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What you need to know about the Supreme Court’s EPA case

In a major blow to averting catastrophic climate change, the high court limited the EPA’s ability to regulate greenhouse gas emissions from power plants

Steam rises from the cooling towers of the coal-fired power plant at Duke Energy's Crystal River Energy Complex in Crystal River, Fla., on March 26, 2021. (Dane Rhys/Reuters)
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The Supreme Court on Thursday curtailed the Environmental Protection Agency’s ability to cut climate-warming carbon from the nation’s power plants, handing down a decision in the biggest court case on climate change in more than a decade.

The ruling, written by Chief Justice John G. Roberts Jr. and signed by the court’s five other conservatives, is a major blow to the nation’s chances of averting catastrophic climate change. And it is the latest instance of the court’s emboldened conservative majority flexing its muscle following its decision to strike down Roe v. Wade.

Here’s what the decision in West Virginia v. EPA means for the country — and the planet.

Supreme Court limits EPA’s power to combat climate change

What did the Supreme Court decide?

In a 6-to-3 ruling, the court found the EPA does not have the authority to force electric utilities to close down coal-fired power plants and shift to wind, solar and other renewable forms of generation.

Writing for the majority, Roberts pointed to what is called the “major questions” doctrine, which says Congress must “speak clearly” when authorizing agency action on significant issues. The majority argued Congress simply hasn’t given the agency the authority to issue such sweeping carbon regulations on the power sector.

The country’s main federal air pollution law, the Clean Air Act, was written more than a half-century ago, well before climate change was recognized as the crisis it is today.

“There is little reason to think Congress assigned such decisions to the Agency,” Roberts wrote. “A decision of such magnitude and consequence rests with Congress itself.”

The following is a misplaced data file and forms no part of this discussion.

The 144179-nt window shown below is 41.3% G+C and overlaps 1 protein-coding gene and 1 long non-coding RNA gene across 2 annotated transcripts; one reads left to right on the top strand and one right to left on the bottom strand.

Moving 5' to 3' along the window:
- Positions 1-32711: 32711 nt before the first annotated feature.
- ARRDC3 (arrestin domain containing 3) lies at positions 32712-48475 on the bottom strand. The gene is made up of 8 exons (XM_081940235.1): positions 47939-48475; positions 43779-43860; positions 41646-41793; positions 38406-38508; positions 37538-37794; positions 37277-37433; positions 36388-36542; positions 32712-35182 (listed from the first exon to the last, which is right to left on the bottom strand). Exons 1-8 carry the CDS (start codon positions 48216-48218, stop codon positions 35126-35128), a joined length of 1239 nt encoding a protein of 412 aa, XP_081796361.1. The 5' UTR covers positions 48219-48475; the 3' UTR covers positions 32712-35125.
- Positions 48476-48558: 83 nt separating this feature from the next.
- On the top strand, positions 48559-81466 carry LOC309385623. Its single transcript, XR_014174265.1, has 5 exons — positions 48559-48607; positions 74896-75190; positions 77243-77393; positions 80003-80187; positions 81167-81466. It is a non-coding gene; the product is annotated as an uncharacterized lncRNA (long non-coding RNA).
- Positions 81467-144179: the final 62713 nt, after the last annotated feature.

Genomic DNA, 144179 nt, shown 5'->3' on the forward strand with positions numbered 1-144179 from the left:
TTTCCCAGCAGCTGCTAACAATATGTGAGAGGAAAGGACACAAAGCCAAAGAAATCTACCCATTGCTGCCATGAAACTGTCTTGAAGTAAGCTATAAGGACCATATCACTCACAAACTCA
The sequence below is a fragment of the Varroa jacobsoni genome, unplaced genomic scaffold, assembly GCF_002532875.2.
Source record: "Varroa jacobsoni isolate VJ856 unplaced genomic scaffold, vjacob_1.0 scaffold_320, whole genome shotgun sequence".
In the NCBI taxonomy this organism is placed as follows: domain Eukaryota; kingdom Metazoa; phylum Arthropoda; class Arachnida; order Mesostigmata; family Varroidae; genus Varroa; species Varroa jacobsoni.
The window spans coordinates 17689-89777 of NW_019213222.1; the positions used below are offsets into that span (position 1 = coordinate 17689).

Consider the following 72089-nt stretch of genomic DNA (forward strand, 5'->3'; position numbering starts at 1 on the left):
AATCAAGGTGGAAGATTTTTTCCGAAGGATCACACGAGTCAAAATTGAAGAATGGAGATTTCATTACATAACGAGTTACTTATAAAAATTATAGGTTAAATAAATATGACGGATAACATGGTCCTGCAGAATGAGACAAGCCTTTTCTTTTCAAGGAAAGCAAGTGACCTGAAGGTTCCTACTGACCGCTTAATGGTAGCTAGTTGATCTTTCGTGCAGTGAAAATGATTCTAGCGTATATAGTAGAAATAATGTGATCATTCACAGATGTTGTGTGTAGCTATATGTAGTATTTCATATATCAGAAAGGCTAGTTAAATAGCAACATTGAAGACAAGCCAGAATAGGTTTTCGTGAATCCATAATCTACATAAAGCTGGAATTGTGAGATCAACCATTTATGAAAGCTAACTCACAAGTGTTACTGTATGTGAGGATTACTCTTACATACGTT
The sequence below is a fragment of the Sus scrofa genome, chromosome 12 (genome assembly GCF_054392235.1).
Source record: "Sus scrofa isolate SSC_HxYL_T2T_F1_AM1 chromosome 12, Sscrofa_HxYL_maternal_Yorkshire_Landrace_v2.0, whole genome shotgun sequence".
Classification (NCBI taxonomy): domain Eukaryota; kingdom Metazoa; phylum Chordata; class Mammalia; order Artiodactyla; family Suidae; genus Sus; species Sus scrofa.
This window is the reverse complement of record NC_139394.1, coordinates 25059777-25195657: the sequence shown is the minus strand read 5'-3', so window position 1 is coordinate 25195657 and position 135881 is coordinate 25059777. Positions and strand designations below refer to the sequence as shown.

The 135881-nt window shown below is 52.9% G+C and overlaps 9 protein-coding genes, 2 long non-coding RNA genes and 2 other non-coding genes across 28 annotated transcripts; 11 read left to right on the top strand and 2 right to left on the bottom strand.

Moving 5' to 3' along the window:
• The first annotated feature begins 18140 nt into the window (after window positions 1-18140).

The court’s three liberals, however, contend the Clean Air Act, despite its age, indeed gives the agency the power to combat climate change.

Pointing to a portion of the law allowing the EPA to regulate pollutants that “may reasonably be anticipated to endanger public health or welfare,” Justice Elena Kagan wrote in her dissenting opinion: “Carbon dioxide and other greenhouse gases fit that description.”

Was a carbon rule already on the books for carbon plants?

Nope. And that’s what made this case so strange from the start.

During President Barack Obama’s last year in office, the Supreme Court blocked his administration’s rule to cut power plants’ carbon, called the Clean Power Plan, from taking effect. The Trump administration replaced the plan with a more lenient version, but it, too, was blocked by an appellate court on his last day in office.

Normally, judges wait for regulators to act. But this high court decided to hear the case before the Biden administration could weigh in with its own proposal.

“Twenty years ago, there’s no way that court would ever have taken this case,” said Sambhav Sankar, a senior vice president at the environmental law group Earthjustice who clerked for the now-retired justice Sandra Day O’Connor. “It’s just not a real case.”

Do the companies that operate coal-fired power plants want this?

Not necessarily.

A group of electric utilities serving more than 40 million people, some of which have divested from coal, told the court its decision to even hear the case is “premature” and “untethered to actual circumstances” driving change in the power sector.

In reality, utilities have been closing coal plants over the past decade in the face of competition from cheaper forms of energy such as gas-fired generators, solar farms and wind turbines. In their own brief, Apple, Tesla and other major tech firms investing in renewable energy agree that “stable, nationwide rules” on emissions are needed to accelerate that trend.

“Regardless of what the decision looks like, we do not anticipate much near-term impact on the power sector,” Christine Tezak, managing director of the independent research group ClearView Energy Partners, wrote in a note on the court case.